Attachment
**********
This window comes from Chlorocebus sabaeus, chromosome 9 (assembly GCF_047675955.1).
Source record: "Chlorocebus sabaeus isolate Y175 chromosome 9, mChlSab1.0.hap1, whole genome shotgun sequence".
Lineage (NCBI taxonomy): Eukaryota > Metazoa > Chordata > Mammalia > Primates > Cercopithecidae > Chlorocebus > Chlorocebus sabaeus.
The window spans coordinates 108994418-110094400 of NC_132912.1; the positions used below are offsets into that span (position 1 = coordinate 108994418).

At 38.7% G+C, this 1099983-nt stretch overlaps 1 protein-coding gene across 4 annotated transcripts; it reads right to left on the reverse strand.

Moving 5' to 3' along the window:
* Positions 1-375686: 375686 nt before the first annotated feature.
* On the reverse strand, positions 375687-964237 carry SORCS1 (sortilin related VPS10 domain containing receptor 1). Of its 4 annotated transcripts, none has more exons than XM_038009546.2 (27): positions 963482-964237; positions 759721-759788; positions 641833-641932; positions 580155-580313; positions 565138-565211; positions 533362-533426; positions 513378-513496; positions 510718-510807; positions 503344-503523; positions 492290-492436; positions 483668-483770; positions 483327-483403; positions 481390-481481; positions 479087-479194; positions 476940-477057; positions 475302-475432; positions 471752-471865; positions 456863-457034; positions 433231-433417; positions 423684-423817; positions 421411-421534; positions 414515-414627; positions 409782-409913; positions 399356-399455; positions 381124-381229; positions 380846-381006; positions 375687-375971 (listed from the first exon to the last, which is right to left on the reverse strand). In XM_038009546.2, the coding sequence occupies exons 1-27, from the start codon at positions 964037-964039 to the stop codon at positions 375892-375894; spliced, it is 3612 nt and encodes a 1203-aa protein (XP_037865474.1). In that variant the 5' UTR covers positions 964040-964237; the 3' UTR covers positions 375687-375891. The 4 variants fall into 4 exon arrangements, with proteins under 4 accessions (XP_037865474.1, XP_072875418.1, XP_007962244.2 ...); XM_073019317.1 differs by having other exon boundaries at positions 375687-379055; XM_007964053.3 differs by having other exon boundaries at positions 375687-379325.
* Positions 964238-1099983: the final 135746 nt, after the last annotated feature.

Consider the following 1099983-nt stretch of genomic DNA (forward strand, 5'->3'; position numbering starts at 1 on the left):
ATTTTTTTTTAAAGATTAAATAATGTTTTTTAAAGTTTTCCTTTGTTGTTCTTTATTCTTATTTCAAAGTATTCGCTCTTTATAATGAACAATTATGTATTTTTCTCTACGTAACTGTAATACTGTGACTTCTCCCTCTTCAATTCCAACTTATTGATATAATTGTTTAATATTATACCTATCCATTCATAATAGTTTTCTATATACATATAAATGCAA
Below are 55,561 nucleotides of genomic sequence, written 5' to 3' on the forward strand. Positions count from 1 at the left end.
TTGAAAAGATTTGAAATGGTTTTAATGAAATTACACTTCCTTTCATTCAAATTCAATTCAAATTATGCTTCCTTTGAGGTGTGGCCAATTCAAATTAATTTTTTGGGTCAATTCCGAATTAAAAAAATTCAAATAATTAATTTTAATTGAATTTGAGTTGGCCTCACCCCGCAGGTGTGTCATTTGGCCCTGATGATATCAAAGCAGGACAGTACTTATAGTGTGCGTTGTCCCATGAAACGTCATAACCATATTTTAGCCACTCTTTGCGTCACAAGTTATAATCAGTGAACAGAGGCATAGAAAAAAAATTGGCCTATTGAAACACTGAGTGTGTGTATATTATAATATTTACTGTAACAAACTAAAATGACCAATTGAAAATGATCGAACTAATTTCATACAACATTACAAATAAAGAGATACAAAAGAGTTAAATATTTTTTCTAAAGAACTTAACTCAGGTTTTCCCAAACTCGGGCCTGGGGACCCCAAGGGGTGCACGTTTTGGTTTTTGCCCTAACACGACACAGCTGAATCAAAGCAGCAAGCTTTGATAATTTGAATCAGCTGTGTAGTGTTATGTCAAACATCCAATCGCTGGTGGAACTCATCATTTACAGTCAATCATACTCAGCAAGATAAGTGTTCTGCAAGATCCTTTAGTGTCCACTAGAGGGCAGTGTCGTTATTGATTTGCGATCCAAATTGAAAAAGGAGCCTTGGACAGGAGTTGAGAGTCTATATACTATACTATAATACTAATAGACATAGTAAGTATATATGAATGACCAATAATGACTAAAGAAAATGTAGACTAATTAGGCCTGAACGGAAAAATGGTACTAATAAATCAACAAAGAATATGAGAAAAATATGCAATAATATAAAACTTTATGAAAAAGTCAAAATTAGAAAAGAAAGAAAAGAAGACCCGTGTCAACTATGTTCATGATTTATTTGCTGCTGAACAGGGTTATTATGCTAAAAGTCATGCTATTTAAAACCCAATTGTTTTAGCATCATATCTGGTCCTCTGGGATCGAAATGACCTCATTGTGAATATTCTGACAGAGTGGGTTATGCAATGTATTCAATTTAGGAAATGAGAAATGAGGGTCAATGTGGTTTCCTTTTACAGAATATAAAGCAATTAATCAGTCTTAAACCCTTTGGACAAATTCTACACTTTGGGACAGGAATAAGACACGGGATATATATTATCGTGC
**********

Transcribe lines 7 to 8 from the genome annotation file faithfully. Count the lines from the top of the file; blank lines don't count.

* Positions 1-375686: 375686 nt before the first annotated feature.
* On the reverse strand, positions 375687-964237 carry SORCS1 (sortilin related VPS10 domain containing receptor 1). Of its 4 annotated transcripts, none has more exons than XM_038009546.2 (27): positions 963482-964237; positions 759721-759788; positions 641833-641932; positions 580155-580313; positions 565138-565211; positions 533362-533426; positions 513378-513496; positions 510718-510807; positions 503344-503523; positions 492290-492436; positions 483668-483770; positions 483327-483403; positions 481390-481481; positions 479087-479194; positions 476940-477057; positions 475302-475432; positions 471752-471865; positions 456863-457034; positions 433231-433417; positions 423684-423817; positions 421411-421534; positions 414515-414627; positions 409782-409913; positions 399356-399455; positions 381124-381229; positions 380846-381006; positions 375687-375971 (listed from the first exon to the last, which is right to left on the reverse strand). In XM_038009546.2, the coding sequence occupies exons 1-27, from the start codon at positions 964037-964039 to the stop codon at positions 375892-375894; spliced, it is 3612 nt and encodes a 1203-aa protein (XP_037865474.1). In that variant the 5' UTR covers positions 964040-964237; the 3' UTR covers positions 375687-375891. The 4 variants fall into 4 exon arrangements, with proteins under 4 accessions (XP_037865474.1, XP_072875418.1, XP_007962244.2 ...); XM_073019317.1 differs by having other exon boundaries at positions 375687-379055; XM_007964053.3 differs by having other exon boundaries at positions 375687-379325.